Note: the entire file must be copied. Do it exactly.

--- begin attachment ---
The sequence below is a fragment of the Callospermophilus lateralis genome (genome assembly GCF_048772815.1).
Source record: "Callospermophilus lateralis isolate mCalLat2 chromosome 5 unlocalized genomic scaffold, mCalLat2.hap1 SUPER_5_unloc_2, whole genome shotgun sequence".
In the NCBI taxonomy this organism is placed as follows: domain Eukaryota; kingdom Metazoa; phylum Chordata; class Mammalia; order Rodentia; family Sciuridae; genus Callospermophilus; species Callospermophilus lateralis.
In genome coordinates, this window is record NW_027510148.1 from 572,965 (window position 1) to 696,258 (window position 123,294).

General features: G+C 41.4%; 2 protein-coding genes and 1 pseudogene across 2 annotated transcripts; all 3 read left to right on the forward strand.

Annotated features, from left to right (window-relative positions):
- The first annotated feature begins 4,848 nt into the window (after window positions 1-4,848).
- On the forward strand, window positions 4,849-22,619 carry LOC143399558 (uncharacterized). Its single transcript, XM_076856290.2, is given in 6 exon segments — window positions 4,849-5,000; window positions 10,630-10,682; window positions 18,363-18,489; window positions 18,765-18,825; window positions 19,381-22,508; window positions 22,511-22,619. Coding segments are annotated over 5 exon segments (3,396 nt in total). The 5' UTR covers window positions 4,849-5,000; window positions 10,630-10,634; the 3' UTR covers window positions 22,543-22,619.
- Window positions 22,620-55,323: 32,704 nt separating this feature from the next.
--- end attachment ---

The sequence below is a fragment of the Callospermophilus lateralis genome (genome assembly GCF_048772815.1).
Source record: "Callospermophilus lateralis isolate mCalLat2 chromosome 5 unlocalized genomic scaffold, mCalLat2.hap1 SUPER_5_unloc_2, whole genome shotgun sequence".
In the NCBI taxonomy this organism is placed as follows: domain Eukaryota; kingdom Metazoa; phylum Chordata; class Mammalia; order Rodentia; family Sciuridae; genus Callospermophilus; species Callospermophilus lateralis.
In genome coordinates, this window is record NW_027510148.1 from 572,965 (window position 1) to 696,258 (window position 123,294).

General features: G+C 41.4%; 2 protein-coding genes and 1 pseudogene across 2 annotated transcripts; all 3 read left to right on the forward strand.

Annotated features, from left to right (window-relative positions):
- The first annotated feature begins 4,848 nt into the window (after window positions 1-4,848).
- On the forward strand, window positions 4,849-22,619 carry LOC143399558 (uncharacterized). Its single transcript, XM_076856290.2, is given in 6 exon segments — window positions 4,849-5,000; window positions 10,630-10,682; window positions 18,363-18,489; window positions 18,765-18,825; window positions 19,381-22,508; window positions 22,511-22,619. Coding segments are annotated over 5 exon segments (3,396 nt in total). The 5' UTR covers window positions 4,849-5,000; window positions 10,630-10,634; the 3' UTR covers window positions 22,543-22,619.
- Window positions 22,620-55,323: 32,704 nt separating this feature from the next.